Saving for retirement is about planning ahead so you can have a high quality standard of living when you retire. Here are some of the most common questions people ask when thinking about their retirement journey -
- When should I start saving for retirement?
- What's the best way to save for retirement?
- How much will I need in retirement?
When should I start saving for retirement?
It’s never too soon to start saving for retirement. Every single year you put money aside, you’ll benefit from the effects of compound interest.
- You contribute $100 to your retirement today
- Over the next 40 years, you get an average annual return of 6%
- With no additional contributions, your initial $100 is now worth more than $1,000
Even if you don’t have 40 years before you retire, the best thing you can do is start saving now and give your money as much time as possible to grow.
What’s the best way to save for retirement?
If you’re thinking about putting money aside for your retirement, you might consider opening a registered retirement savings plan (RRSP) or a tax-free savings account (TFSA).
Open an RRSP
The government of Canada created the RRSP, or registered retirement savings plan account, to help Canadians save for retirement.
Every year, Canadians are allowed to contribute up to 18% of their income into an RRSP, up to an annual contribution limit set by the government.
The money you contribute to an RRSP is tax-deductible. This means you can subtract the amount you contribute from your income and pay less in income taxes each year.
- You earn a $50,000 salary and contribute the maximum amount of your income (18%) to your RRSP
- 18% of $50,000 is $9,000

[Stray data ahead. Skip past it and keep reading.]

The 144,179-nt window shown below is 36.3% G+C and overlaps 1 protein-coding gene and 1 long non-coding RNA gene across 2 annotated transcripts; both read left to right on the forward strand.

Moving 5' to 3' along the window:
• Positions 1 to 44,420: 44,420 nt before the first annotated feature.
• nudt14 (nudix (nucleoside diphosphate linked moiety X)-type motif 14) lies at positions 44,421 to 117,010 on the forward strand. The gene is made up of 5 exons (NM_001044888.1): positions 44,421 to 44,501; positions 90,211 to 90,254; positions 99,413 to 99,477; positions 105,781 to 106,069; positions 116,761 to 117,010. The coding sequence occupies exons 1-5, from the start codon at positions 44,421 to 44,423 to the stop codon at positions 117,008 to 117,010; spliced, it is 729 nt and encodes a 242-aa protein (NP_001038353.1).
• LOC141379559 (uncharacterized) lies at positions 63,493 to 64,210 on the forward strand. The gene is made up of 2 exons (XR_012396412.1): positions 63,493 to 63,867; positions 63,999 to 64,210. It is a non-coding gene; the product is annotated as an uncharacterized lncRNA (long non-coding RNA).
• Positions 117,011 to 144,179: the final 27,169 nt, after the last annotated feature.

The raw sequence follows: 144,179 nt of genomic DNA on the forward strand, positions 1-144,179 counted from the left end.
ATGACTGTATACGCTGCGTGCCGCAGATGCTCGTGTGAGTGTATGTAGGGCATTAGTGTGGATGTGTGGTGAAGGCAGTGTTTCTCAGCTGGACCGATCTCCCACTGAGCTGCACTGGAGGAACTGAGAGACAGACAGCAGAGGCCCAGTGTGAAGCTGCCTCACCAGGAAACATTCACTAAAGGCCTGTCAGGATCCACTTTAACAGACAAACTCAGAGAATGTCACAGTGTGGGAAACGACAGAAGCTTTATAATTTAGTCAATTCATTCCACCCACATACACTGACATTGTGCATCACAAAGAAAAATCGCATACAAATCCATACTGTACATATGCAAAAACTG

- Your taxable income for the year drops from $50,000 to $41,000, so you only pay tax on $41,000 this year
Some employers offer RRSP matching, where they will match your contributions up to a certain amount. Make sure to take advantage of this program – it’s free money.
- You earn a $50,000 salary and your employer offers a ‘5% match’ program
- 5% of a $50,000 salary is $2,500
- If you contribute $2,500 to your RRSP each year, your employer will match your contributions with another $2,500
- You’ll add $5,000 in total per year to your retirement savings
Besides saving for retirement, you can also use funds from your RRSP to buy a home or even fund your education.
Open a TFSA
The tax-free savings account (TFSA) is designed to help you save and invest money without paying tax on the gains.
Although it is called a ‘savings’ account, a better name for it would be an ‘investment’ account since you can invest money in all kinds of investment products from within a TFSA. Like a RRSP, there is a limited amount you’re allowed to contribute each year to your TFSA.
Unlike a RRSP, the money you contribute to a TFSA is after-tax income. You’ve already paid income tax on these contributions, and they won’t be subject to any further income tax. Any gains you generate from your contributions to a TFSA are tax-free.
How much will I need in retirement?
You can calculate how much you need to save for retirement by:
- estimating your annual expenses
- working backwards to see how much you’ll need to withdraw from your investment accounts each year during 25 years of retirement (i.e. from 65 to 90 years old)
- You think you'll have around $50,000 of expenses each year when you retire at 65. To cover these expenses, you’ll need a retirement income of around $66,000 per year before tax.
- Your income comes from government benefits, any other sources of income you may have, and withdrawals from your retirement account. In this example, your income is $15,000 per year from Old Age Security (OAS) and the Canadian Pension Plan (CPP).
- To make up the difference between your income (government benefits) and your expenses, you need to withdraw roughly $51,000 from your investment accounts each year. (i.e. $66,000 before-tax income = $15,000 benefits + $51,000 withdrawals.)
If you make $51,000 in withdrawals from your investment accounts for 25 years of retirement, you’d need to save roughly $1,275,000 in your retirement accounts.
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